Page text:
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Dr. Ayelet Baram: The half-life of a 'teachable moment': the case of Nobel laureates

posted May 8, 2012, 3:33 AM by Yotam Hod
Some science-related events stimulate public interest, and create a teachable moment in which the underlying science temporarily becomes more interesting. This seminar will describe how media attention, expressed by Google News reference volume, and changes in information seeking behavior, expressed by changes in the proportion of Google searches, were used to estimate the length of a teachable moment for 2004-2011 Nobel Prize announcements. On average, Nobel Prize announcements attracted the attention of online users for about a week. News coverage declined slower and occasionally displayed seasonal trends. Results point to the affordances of using publicly available online data to identify the most effective teachable moments relating to science.

Ayelet Baram-Tsabari is a senior lecturer of Biology Education and Science Communication in the Department of Education in Technology and Science at the Technion – Israel Institute of Technology. Her professional background is a combination of academic research in the field of science education, focused on innovative teaching strategies and students' interest in science, and the active communication of science in the mass media. Baram-Tsabari serves as the head of the organizing committee of the annual Science Communication Conferences in Israel. She is a Landau Fellow for Leaders in Science and Technology Program (supported by the Taub family) and an Allon Fellow for Outstanding Young Researchers.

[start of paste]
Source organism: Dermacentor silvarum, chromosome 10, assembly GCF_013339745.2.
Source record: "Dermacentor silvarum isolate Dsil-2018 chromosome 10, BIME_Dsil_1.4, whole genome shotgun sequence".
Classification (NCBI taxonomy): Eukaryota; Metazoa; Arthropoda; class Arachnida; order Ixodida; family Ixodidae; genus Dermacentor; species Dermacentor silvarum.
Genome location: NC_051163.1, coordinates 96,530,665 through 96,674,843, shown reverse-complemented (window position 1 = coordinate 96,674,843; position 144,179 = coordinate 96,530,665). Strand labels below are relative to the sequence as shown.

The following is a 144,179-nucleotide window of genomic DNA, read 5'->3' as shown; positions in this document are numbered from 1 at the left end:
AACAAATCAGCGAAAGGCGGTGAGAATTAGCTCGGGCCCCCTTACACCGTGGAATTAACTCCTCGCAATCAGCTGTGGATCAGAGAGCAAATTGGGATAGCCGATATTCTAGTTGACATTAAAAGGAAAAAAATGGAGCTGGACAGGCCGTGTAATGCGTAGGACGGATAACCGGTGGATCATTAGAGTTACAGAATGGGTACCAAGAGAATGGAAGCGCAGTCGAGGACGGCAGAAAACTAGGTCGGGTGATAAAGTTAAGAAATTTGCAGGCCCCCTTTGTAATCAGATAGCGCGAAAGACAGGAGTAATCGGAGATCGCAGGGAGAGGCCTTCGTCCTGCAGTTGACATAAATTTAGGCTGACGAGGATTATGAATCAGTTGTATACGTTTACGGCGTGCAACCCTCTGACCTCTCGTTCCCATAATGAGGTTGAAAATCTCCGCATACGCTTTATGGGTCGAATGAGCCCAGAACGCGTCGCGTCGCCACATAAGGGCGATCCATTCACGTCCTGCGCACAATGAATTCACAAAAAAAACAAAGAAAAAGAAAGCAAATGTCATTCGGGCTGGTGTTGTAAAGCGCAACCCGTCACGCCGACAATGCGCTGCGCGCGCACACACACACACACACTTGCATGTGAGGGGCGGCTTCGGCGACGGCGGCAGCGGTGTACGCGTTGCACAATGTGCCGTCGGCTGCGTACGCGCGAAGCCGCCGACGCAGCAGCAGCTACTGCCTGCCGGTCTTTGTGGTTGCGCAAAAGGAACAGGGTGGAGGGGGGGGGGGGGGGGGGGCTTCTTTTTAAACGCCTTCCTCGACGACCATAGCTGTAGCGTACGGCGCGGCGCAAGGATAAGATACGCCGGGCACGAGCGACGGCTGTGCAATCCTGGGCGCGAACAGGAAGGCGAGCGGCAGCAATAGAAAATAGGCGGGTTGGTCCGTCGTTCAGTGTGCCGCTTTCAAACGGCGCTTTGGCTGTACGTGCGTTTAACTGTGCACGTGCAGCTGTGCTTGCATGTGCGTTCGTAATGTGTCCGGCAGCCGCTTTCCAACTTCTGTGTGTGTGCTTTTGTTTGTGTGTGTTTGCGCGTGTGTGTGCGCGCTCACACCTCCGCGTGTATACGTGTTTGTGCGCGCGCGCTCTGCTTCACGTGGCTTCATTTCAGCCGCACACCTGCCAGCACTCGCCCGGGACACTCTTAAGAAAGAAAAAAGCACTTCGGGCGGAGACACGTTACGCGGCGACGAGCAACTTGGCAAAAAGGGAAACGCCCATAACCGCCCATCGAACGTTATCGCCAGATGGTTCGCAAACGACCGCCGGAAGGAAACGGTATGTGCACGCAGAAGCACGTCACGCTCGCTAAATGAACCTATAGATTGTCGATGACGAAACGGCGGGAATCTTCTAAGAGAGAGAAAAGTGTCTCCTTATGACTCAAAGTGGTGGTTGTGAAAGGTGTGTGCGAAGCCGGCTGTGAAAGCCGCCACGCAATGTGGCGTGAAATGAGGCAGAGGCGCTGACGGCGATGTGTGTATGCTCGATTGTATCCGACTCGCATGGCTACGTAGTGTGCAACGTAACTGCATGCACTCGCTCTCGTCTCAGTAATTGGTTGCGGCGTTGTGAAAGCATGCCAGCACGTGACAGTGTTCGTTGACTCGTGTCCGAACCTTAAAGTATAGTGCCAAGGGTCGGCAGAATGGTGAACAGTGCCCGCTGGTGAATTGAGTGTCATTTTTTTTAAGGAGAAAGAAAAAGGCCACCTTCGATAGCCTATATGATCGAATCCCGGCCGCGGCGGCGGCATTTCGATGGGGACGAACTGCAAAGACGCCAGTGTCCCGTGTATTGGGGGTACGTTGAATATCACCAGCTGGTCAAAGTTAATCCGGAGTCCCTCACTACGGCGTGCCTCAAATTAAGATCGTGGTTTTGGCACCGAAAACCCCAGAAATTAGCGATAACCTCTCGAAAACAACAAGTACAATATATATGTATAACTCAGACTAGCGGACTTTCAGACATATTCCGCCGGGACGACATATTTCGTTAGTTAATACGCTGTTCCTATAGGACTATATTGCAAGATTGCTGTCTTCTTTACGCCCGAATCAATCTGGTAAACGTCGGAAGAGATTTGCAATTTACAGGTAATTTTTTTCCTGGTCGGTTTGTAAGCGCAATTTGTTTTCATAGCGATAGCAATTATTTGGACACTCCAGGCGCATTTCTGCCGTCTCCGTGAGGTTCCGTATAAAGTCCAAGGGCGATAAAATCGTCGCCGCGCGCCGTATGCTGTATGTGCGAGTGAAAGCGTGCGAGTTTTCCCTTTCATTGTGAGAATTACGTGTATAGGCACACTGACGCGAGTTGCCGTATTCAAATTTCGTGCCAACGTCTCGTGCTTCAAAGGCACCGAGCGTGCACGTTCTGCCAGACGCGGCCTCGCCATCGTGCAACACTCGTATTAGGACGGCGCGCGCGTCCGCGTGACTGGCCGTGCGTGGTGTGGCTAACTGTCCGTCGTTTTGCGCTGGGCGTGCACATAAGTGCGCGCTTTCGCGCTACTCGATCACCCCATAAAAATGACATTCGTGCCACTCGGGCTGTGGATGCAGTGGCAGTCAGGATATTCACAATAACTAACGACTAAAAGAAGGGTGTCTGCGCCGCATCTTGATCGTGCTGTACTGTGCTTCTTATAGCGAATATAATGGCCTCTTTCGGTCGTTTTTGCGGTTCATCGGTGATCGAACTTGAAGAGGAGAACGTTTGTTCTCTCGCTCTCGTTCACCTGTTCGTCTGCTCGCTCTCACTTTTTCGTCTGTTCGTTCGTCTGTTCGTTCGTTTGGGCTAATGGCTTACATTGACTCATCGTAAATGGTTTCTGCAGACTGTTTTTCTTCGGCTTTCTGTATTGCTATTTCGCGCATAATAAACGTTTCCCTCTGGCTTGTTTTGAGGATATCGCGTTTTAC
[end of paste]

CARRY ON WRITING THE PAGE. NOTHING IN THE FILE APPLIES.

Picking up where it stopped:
When? 23.5.2012, 15:45-16:15 (Welcome), 16:15-17:45 (Lecture and discussion)
Where? Room 362 Education Building
Questions: ayelet.becher@edtech.haifa.ac.il